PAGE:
Over the years, many of us have been drawn into something called the Sacred Fire Community (SFC). It spawned this magazine, and it continues to give birth to a range or programs and projects. But the core of the Sacred Fire Community is helping our people to once again have the deep experience of Fire and heart. And the most concrete example of this effort is an ever-growing number of community fire gatherings around the world. This is an opportunity for people to meet in a safe heart-space, where they can share deeply about their lives, as they also enjoy the laughter and warmth that comes from connecting in a good way. The community fires use the offerings of a particular ancestral tradition—the Huichol people of the Mexican Sierras—to create this safe heart space. These fire gatherings are emblematic of everything which the Sacred Fire Community does: There are rites of passage for young men and young women, retreats for adult men and women, groups to support birthing and dying, and affiliated projects like the Blue Deer Center and of course this magazine. All are attempts to create space for the heart to be heard. All are part of our mission to foster a global community that rekindles our relationship to each other and the world through the universal and sacred spirit of fire.

Fire and heart have been supporting humans since the very beginning. And so there is nothing essentially new about the Sacred Fire Community. It is a recognition of something very old, something primal. It is the same kind of deep remembering that happens when people first come to a consecrated fire. Despite all of the fearful conditioning, despite the eons of history dominated by mind, those who come to the fire experience something primal and familiar. They sense the whisperings of the ancestors. For those of us who have been “brain-washed” by modernism and mind, a fire gathering offers a neutral space to begin hearing the voice of heart, tradition, and Fire.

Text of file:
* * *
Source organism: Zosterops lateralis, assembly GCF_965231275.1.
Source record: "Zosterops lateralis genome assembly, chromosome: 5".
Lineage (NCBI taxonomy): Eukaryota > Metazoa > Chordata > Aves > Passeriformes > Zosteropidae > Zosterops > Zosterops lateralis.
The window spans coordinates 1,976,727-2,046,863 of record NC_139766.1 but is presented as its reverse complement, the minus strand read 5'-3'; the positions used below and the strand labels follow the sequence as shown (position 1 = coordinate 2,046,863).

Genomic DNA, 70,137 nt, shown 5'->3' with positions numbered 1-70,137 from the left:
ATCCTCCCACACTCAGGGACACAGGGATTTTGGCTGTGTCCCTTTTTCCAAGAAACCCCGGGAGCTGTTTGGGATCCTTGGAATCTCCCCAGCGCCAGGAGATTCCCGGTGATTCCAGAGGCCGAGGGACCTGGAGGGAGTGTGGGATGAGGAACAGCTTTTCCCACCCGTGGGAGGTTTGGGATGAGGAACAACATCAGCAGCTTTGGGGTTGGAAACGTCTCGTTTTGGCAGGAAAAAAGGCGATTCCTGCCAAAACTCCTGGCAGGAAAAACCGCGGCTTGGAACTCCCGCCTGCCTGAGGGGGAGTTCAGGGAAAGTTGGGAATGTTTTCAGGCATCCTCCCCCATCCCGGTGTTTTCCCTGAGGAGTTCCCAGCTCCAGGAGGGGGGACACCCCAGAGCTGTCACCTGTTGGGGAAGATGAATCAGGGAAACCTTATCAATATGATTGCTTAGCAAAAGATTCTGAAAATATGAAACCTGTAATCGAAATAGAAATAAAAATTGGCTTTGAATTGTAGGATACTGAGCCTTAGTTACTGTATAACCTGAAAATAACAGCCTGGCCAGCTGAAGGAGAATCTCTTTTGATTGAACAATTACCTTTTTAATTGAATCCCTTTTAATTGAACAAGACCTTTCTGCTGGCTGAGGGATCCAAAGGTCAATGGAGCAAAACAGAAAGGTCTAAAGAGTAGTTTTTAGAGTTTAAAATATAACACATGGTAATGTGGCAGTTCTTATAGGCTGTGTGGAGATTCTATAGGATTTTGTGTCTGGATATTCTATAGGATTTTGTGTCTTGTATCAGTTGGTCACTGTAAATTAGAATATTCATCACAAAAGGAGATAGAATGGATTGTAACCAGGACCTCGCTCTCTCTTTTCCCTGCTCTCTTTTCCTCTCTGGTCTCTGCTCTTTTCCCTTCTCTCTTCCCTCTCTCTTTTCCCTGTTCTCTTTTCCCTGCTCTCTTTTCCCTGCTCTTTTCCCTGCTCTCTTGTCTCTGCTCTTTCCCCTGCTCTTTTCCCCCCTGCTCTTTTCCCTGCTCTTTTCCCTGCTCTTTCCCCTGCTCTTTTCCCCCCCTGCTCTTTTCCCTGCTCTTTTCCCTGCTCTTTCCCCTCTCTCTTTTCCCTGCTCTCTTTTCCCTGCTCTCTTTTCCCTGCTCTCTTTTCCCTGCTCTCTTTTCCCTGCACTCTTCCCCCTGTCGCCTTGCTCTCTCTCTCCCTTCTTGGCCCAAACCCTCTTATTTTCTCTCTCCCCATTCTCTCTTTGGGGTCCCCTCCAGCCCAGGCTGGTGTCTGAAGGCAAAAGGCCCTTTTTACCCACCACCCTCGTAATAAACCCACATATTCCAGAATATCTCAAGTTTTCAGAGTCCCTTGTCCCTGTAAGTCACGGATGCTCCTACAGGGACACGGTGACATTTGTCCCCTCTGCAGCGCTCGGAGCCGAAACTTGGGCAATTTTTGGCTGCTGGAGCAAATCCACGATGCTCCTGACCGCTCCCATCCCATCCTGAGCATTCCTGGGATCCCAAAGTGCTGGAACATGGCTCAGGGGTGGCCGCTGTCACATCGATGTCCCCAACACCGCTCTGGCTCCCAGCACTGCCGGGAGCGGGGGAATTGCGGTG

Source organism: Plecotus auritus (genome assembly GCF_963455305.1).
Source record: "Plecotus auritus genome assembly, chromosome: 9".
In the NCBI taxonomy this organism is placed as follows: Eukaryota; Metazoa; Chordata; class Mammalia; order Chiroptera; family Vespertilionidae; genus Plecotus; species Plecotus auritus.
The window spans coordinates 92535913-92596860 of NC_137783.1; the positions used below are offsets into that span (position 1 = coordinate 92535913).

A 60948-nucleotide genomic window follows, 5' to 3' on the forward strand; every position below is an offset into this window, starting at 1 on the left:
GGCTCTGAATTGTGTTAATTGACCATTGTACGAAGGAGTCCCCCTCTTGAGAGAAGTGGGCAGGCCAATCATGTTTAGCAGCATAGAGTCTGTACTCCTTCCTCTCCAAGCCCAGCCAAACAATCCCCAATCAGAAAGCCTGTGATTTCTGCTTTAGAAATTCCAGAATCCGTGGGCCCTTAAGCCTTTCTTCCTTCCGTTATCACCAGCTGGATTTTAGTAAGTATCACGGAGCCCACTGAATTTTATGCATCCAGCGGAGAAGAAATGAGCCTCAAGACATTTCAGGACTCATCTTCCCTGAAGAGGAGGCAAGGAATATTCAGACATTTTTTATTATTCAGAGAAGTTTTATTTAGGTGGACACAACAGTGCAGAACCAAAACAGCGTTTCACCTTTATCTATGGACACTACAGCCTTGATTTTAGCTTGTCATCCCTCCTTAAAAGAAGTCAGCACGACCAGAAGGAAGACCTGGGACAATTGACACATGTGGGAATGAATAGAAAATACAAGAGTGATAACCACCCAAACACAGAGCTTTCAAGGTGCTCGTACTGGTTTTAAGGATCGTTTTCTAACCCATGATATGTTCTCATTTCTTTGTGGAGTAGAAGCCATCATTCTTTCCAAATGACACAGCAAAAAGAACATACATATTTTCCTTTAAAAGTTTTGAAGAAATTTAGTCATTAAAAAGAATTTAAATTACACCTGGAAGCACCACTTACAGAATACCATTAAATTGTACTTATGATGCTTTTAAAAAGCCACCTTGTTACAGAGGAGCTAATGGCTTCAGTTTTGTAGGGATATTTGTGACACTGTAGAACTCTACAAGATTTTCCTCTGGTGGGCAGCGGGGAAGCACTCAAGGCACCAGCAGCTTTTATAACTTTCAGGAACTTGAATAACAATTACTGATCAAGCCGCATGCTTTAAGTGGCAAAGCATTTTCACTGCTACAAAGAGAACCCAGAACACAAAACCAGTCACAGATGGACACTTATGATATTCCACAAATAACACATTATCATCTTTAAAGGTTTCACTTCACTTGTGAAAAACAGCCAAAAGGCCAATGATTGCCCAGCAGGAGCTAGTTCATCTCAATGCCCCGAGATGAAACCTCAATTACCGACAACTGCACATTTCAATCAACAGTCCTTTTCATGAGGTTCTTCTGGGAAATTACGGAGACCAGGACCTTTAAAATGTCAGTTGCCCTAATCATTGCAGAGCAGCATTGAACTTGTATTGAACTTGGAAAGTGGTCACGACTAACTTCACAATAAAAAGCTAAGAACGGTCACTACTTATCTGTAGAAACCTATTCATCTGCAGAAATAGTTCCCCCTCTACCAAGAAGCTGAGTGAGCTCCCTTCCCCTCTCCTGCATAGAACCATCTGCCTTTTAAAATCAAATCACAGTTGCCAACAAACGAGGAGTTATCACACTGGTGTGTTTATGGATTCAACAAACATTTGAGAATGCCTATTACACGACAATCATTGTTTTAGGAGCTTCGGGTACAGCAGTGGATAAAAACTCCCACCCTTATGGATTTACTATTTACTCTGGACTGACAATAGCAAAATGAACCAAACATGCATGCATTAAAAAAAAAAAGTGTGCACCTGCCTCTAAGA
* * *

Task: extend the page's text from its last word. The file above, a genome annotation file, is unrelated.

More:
This past summer, the Sacred Fire Community sponsored its first inter-spiritual conference in Upstate New York. The conference featured elders from various Native American, African, Buddhist, and Hindu traditions. In many ways, the conference exemplified the whole purpose of the SFC: A kind of tradition to create space for all of the traditions. And yet it was easy to sense a kind of reserve or wariness on the part of the elders when we first gathered. After all, what did they really know about the SFC and its agenda? The first evening, we consecrated the fire in the Huichol tradition as the elders sat closest to the fire. And with that simple act, something began to shift: The elders and participants were welcomed. There was talk about a world out of balance, and the need for the wisdom of the elders to help chart our way through the challenges of the future. Over the next two days, the elders each offered a compelling sample of the wisdom from their respective traditions. There was sober talk about the state of the world. But there was also great laughter, ecstatic dancing around the fire, and by the end of the weekend a kind of joyful “fullness.” Along the way, there were signs that the ancestors themselves were present: Watching us. Encouraging us. This is what the Sacred Fire Community is all about.

The Culture of Fear is really the Culture of the Mind, and after thousands of years, it is quite pervasive and powerful. But it is also an increasingly rigid system which is straining to maintain itself. And like anything rigid, it is susceptible to cracking and ultimately crumbling apart. Even as social, political, and environmental problems seem more intractable, the cracks are allowing something new to come through—something so delicate and mysterious that it fails to get noticed by the talking heads or the Powers That Be. To borrow from Dickens, it is the best of times and the worst of times. Each one of us can play a very important role towards bringing harmony, sustainability to the world. And yet it is truly a time of great imbalance and suffering. We must acknowledge our individual and collective fears. And yet if we turn away from the hysterical warnings from all sides of the political spectrum and we begin to access the wisdom of Fire and heart, we will find that whatever lays ahead, we will thrive.